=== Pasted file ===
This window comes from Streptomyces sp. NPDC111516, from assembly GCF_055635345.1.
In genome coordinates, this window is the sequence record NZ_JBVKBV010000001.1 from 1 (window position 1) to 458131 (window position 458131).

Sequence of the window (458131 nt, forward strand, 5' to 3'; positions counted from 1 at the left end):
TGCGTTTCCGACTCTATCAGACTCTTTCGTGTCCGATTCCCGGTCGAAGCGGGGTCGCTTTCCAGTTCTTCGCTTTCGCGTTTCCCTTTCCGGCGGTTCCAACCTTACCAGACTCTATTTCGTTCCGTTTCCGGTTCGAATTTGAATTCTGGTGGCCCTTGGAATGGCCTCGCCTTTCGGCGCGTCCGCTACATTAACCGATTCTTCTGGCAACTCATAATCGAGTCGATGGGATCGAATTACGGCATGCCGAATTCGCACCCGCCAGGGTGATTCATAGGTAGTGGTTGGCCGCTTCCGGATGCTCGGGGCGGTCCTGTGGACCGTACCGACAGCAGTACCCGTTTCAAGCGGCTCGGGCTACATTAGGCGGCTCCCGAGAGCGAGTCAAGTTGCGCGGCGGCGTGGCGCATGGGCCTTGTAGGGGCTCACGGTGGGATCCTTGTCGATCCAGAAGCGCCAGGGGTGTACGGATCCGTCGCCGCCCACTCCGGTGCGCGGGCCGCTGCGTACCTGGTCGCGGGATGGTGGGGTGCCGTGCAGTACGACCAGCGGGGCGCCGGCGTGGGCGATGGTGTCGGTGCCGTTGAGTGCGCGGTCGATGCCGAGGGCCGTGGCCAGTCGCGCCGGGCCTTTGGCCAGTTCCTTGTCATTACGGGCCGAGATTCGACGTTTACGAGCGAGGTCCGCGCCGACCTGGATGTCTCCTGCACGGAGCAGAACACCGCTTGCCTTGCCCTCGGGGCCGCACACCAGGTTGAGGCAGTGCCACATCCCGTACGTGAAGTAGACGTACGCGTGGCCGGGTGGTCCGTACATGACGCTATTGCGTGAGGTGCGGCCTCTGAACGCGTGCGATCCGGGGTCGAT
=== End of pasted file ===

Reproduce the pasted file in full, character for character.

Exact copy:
This window comes from Streptomyces sp. NPDC111516, from assembly GCF_055635345.1.
In genome coordinates, this window is the sequence record NZ_JBVKBV010000001.1 from 1 (window position 1) to 458131 (window position 458131).

Sequence of the window (458131 nt, forward strand, 5' to 3'; positions counted from 1 at the left end):
TGCGTTTCCGACTCTATCAGACTCTTTCGTGTCCGATTCCCGGTCGAAGCGGGGTCGCTTTCCAGTTCTTCGCTTTCGCGTTTCCCTTTCCGGCGGTTCCAACCTTACCAGACTCTATTTCGTTCCGTTTCCGGTTCGAATTTGAATTCTGGTGGCCCTTGGAATGGCCTCGCCTTTCGGCGCGTCCGCTACATTAACCGATTCTTCTGGCAACTCATAATCGAGTCGATGGGATCGAATTACGGCATGCCGAATTCGCACCCGCCAGGGTGATTCATAGGTAGTGGTTGGCCGCTTCCGGATGCTCGGGGCGGTCCTGTGGACCGTACCGACAGCAGTACCCGTTTCAAGCGGCTCGGGCTACATTAGGCGGCTCCCGAGAGCGAGTCAAGTTGCGCGGCGGCGTGGCGCATGGGCCTTGTAGGGGCTCACGGTGGGATCCTTGTCGATCCAGAAGCGCCAGGGGTGTACGGATCCGTCGCCGCCCACTCCGGTGCGCGGGCCGCTGCGTACCTGGTCGCGGGATGGTGGGGTGCCGTGCAGTACGACCAGCGGGGCGCCGGCGTGGGCGATGGTGTCGGTGCCGTTGAGTGCGCGGTCGATGCCGAGGGCCGTGGCCAGTCGCGCCGGGCCTTTGGCCAGTTCCTTGTCATTACGGGCCGAGATTCGACGTTTACGAGCGAGGTCCGCGCCGACCTGGATGTCTCCTGCACGGAGCAGAACACCGCTTGCCTTGCCCTCGGGGCCGCACACCAGGTTGAGGCAGTGCCACATCCCGTACGTGAAGTAGACGTACGCGTGGCCGGGTGGTCCGTACATGACGCTATTGCGTGAGGTGCGGCCTCTGAACGCGTGCGATCCGGGGTCGAT